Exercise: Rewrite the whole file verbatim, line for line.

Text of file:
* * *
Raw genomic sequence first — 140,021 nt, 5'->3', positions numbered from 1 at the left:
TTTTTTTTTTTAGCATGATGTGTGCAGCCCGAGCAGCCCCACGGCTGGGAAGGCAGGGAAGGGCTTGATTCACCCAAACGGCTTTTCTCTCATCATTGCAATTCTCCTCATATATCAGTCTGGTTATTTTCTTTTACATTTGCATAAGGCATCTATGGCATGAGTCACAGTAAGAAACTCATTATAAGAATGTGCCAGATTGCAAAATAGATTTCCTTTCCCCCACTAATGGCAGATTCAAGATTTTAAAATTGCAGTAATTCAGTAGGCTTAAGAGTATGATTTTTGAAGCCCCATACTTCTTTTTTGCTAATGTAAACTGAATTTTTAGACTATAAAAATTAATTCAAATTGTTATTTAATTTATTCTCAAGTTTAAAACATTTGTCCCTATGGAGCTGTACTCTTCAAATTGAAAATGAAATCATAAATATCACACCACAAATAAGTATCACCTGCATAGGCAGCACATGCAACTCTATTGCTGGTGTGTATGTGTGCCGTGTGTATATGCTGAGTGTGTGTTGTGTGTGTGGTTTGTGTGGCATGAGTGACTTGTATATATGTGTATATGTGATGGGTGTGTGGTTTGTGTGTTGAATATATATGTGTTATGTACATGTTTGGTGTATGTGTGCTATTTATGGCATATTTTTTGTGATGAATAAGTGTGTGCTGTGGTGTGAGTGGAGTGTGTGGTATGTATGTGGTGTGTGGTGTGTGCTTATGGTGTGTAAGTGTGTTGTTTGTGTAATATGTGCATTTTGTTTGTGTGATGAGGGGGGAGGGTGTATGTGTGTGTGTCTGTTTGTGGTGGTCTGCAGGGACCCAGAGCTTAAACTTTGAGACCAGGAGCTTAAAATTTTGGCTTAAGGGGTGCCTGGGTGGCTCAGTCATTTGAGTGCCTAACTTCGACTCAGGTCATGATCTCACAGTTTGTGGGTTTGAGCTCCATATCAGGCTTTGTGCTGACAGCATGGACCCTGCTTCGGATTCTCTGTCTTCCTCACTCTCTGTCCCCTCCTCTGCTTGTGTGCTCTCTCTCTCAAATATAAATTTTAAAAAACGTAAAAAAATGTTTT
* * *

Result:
Raw genomic sequence first — 140,021 nt, 5'->3', positions numbered from 1 at the left:
TTTTTTTTTTTAGCATGATGTGTGCAGCCCGAGCAGCCCCACGGCTGGGAAGGCAGGGAAGGGCTTGATTCACCCAAACGGCTTTTCTCTCATCATTGCAATTCTCCTCATATATCAGTCTGGTTATTTTCTTTTACATTTGCATAAGGCATCTATGGCATGAGTCACAGTAAGAAACTCATTATAAGAATGTGCCAGATTGCAAAATAGATTTCCTTTCCCCCACTAATGGCAGATTCAAGATTTTAAAATTGCAGTAATTCAGTAGGCTTAAGAGTATGATTTTTGAAGCCCCATACTTCTTTTTTGCTAATGTAAACTGAATTTTTAGACTATAAAAATTAATTCAAATTGTTATTTAATTTATTCTCAAGTTTAAAACATTTGTCCCTATGGAGCTGTACTCTTCAAATTGAAAATGAAATCATAAATATCACACCACAAATAAGTATCACCTGCATAGGCAGCACATGCAACTCTATTGCTGGTGTGTATGTGTGCCGTGTGTATATGCTGAGTGTGTGTTGTGTGTGTGGTTTGTGTGGCATGAGTGACTTGTATATATGTGTATATGTGATGGGTGTGTGGTTTGTGTGTTGAATATATATGTGTTATGTACATGTTTGGTGTATGTGTGCTATTTATGGCATATTTTTTGTGATGAATAAGTGTGTGCTGTGGTGTGAGTGGAGTGTGTGGTATGTATGTGGTGTGTGGTGTGTGCTTATGGTGTGTAAGTGTGTTGTTTGTGTAATATGTGCATTTTGTTTGTGTGATGAGGGGGGAGGGTGTATGTGTGTGTGTCTGTTTGTGGTGGTCTGCAGGGACCCAGAGCTTAAACTTTGAGACCAGGAGCTTAAAATTTTGGCTTAAGGGGTGCCTGGGTGGCTCAGTCATTTGAGTGCCTAACTTCGACTCAGGTCATGATCTCACAGTTTGTGGGTTTGAGCTCCATATCAGGCTTTGTGCTGACAGCATGGACCCTGCTTCGGATTCTCTGTCTTCCTCACTCTCTGTCCCCTCCTCTGCTTGTGTGCTCTCTCTCTCAAATATAAATTTTAAAAAACGTAAAAAAATGTTTT